On Monday former pop musician Elizabeth Price won the top British contemporary art award, the Turner Prize, for her "seductive and immersive" video work entitled "The Woolworths Choir of 1979".
Actor Jude Law presented the award and the Ģ25,000 ($40,500, 30,600 euros) prize at London's Tate Britain gallery, where the four-shortlisted artists have been displayed since May.
It is the the first time a video artist has won in more than a decade.
The jury praised Price's work, which combines footage of architecture, news reports, advertising and clips of pop music performances, for its "seductive and immersive qualities".
"They were impressed by the way Price creates a rhythmic and ritualistic experience through her film installations combining different materials and technical vocabularies."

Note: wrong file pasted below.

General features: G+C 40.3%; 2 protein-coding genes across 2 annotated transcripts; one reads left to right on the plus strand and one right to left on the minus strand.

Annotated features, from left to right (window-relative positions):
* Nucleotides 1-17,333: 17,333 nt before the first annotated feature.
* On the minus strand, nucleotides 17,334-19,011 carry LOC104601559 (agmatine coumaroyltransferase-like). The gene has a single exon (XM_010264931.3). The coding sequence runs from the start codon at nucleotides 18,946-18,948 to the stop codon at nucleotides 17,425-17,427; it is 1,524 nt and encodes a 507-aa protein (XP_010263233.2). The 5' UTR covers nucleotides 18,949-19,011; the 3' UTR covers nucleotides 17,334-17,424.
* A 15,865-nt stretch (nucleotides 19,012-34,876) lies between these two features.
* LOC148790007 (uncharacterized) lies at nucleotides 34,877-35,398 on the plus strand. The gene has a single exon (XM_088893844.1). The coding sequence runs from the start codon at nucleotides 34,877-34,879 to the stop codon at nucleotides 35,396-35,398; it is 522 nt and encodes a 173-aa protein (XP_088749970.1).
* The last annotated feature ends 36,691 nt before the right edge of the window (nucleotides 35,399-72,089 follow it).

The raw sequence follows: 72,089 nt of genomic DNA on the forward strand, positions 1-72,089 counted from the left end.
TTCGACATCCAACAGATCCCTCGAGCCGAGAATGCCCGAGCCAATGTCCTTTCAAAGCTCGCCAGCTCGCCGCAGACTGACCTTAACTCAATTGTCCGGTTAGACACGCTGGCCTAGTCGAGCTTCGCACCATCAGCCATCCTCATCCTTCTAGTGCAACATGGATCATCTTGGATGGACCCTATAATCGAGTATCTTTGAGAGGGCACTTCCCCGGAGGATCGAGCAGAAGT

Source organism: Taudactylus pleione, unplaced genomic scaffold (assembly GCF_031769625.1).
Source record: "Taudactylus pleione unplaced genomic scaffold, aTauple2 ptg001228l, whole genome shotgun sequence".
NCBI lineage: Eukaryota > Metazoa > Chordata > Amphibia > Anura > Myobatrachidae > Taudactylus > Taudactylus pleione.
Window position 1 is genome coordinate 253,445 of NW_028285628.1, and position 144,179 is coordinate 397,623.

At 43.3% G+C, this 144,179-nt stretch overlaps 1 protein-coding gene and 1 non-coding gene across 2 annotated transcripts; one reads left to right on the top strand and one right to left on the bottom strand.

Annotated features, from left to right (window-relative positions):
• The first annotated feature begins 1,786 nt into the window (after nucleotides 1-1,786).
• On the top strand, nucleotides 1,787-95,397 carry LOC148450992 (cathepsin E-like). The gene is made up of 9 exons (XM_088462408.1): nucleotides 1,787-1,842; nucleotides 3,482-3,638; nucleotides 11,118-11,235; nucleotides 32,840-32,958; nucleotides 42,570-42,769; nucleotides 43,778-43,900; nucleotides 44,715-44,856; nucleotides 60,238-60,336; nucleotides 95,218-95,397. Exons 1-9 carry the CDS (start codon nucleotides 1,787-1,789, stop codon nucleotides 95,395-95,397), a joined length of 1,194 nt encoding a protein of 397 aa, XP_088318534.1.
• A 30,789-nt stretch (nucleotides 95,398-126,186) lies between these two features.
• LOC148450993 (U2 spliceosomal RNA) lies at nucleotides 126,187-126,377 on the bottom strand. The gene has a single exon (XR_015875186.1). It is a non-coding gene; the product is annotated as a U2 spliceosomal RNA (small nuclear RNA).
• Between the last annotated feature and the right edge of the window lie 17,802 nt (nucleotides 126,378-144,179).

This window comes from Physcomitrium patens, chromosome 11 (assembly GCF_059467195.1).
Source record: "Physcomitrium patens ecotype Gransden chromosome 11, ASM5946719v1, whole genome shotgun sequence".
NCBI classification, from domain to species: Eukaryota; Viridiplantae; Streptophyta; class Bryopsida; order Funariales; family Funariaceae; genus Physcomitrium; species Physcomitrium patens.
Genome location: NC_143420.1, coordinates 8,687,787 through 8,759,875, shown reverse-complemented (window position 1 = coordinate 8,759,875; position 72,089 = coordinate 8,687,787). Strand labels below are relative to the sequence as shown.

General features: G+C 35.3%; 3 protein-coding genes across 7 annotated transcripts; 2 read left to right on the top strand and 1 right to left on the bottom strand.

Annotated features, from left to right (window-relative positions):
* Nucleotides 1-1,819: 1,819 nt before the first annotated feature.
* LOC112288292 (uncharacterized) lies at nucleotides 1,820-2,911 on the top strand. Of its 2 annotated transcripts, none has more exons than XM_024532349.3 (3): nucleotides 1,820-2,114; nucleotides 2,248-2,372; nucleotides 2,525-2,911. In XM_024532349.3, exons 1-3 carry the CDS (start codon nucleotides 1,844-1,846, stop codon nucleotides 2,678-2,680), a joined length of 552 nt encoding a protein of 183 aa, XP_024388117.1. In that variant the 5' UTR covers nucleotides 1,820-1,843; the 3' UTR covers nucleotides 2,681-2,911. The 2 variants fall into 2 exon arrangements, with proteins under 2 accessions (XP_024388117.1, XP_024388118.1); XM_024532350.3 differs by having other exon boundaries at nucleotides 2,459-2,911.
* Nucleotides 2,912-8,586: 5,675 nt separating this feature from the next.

Price, 45, beat competition from performance artist Spartacus Chetwynd, Luke Fowler, who made three films about psychiatrist R. D. Laing, and pre-ceremony favourite Paul Noble.
The prize -- named for J. M. W. Turner, the 18th- and 19th-century British painter who was controversial in his own day -- has often sparked a furore.
Tracey Emin's "My Bed", a stained bed surrounded with detritus, drew criticism from the then-culture minister as a "shock" nominee in 1999 but attracted an average of 2,000 visitors per day.
Since 2000 the Turner show has often attracted protests from traditionalist art activist group the Stuckists, who want a return to figurative painting.
London-based Price was a former member of Talulah Gosh, a 1980s guitar-pop group from Oxford.